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Customer consultation in Stoke

A coproduction activity regarding shaping support based on feedback was planned and led at our Lifehouse project in Stoke by Team Leader Dann Partridge.

It was styled it as a Customer Consultation, based on the fact that with the customers at the heart of everything we do, then they need to be a deciding voice in how their support is offered.

Dann takes up the story.

“We asked them to describe “in their ideal world”, how their support would look, how it would sound and how it would feel. We asked them to consider any challenges or limitations they may have, and we asked them to write it from the perspective of a support manager.

“Starting with How support should sound, we focused on language used by support staff, communicative styles, and how we could adapt these for people who may have ADHD, Dyslexia and other challenges which may affect their ability to give and receive information.

“Less jargon, more positive focus, and a blend of styles, was some of the feedback we have taken from this.

“Next we looked at How support should look. This was a section where we tried to focus on location of support (some people would rather an informal setting whereas some would rather have a structured conversation in a professional environment). Some would like support blended into an activity, while others fed back that mutual support groups, or peer-led support, would be something that would appeal to them.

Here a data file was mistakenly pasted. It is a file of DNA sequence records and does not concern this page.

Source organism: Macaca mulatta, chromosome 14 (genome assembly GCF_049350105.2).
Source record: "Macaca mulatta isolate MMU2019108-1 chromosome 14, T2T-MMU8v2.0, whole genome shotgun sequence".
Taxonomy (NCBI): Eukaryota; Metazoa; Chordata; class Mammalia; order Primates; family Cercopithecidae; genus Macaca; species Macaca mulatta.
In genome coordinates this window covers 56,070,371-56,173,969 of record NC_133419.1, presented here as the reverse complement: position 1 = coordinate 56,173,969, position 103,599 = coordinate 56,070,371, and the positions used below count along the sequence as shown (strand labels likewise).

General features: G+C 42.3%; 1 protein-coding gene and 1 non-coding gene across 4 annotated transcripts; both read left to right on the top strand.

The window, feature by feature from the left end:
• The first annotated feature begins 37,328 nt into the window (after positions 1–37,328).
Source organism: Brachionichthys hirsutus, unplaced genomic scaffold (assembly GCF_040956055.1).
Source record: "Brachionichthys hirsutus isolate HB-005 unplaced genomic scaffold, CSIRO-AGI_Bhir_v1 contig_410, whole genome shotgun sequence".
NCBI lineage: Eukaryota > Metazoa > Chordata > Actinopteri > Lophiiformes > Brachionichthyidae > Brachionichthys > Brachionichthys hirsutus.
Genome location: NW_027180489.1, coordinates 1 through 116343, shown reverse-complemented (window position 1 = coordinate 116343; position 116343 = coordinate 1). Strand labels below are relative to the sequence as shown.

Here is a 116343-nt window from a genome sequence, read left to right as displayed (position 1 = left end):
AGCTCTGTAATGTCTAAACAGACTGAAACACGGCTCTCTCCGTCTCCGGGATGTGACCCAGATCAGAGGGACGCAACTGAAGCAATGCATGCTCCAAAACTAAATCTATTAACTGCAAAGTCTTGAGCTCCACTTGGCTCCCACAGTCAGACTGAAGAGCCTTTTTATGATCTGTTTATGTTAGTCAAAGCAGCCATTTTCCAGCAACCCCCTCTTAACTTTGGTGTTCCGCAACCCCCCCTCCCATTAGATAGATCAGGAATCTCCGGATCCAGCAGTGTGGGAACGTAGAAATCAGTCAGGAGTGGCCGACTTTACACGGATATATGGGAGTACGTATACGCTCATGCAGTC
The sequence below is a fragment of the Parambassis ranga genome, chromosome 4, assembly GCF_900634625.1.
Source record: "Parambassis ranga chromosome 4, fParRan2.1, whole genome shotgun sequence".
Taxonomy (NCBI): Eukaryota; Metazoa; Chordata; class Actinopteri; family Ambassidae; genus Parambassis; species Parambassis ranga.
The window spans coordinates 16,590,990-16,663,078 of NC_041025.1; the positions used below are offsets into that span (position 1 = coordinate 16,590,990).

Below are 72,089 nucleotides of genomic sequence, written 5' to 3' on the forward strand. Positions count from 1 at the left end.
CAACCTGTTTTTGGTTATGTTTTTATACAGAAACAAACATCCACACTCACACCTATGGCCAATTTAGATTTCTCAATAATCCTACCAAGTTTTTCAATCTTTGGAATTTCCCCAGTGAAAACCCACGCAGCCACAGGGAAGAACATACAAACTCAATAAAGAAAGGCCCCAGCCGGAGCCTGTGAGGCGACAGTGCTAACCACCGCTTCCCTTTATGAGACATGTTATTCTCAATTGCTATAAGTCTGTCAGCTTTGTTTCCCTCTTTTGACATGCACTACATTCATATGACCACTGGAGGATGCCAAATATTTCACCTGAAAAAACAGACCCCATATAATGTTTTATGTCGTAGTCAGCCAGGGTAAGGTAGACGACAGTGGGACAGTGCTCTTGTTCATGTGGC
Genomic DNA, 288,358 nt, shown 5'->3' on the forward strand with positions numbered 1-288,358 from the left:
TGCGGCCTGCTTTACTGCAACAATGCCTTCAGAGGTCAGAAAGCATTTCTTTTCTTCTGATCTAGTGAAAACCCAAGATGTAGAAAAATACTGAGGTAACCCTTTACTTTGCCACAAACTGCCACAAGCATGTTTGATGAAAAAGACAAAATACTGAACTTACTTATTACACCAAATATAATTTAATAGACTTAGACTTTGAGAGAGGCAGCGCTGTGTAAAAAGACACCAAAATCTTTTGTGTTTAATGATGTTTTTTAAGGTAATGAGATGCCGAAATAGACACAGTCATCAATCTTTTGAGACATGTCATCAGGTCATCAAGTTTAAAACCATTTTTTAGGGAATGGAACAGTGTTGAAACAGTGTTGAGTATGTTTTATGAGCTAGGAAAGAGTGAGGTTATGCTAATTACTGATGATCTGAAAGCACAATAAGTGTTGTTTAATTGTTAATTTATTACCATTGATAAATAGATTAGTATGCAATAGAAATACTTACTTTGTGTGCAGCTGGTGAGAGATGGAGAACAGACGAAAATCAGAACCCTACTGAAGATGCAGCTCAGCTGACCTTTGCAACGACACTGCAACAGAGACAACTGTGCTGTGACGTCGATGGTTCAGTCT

“Finally, How support should feel was us asking people how good, quality support makes them feel. This one challenged our customers to describe the feeling they get by engaging in regular support.

Feeling of achievement

“They stated that the feeling of achievement is something they enjoy, and they like to feel like a weight has been lifted once a burden has been shared with a support worker.

“Being productive and checking things off on their journey was an encouraging feeling for many and feeling motivated is a new feeling for some customers – as a lack of success previously has left some of them feeling unmotivated.

“Support should also feel person-centred – they like to play an active role in deciding where they want to go and how they are going to get there.

“Once this Customer Consultation was completed, we placed the sheets of paper on our Service Coordinators’ office wall. I then informed my team that this was now their “Support Bible”.

“The customers have told us specifically, what they want their support to be. We will regularly consult this information to ensure we work in the way that suits the customers.

“We can adapt, we can change, and we can be creative. We are person-centred, we are psychologically informed, and we light the way for customers coming from the darkness into their light. These are our tools.”

Coproduction is central to Adullam’s aim of helping people gain the confidence, knowledge and skills to live independently, and this piece of work is a great example of that.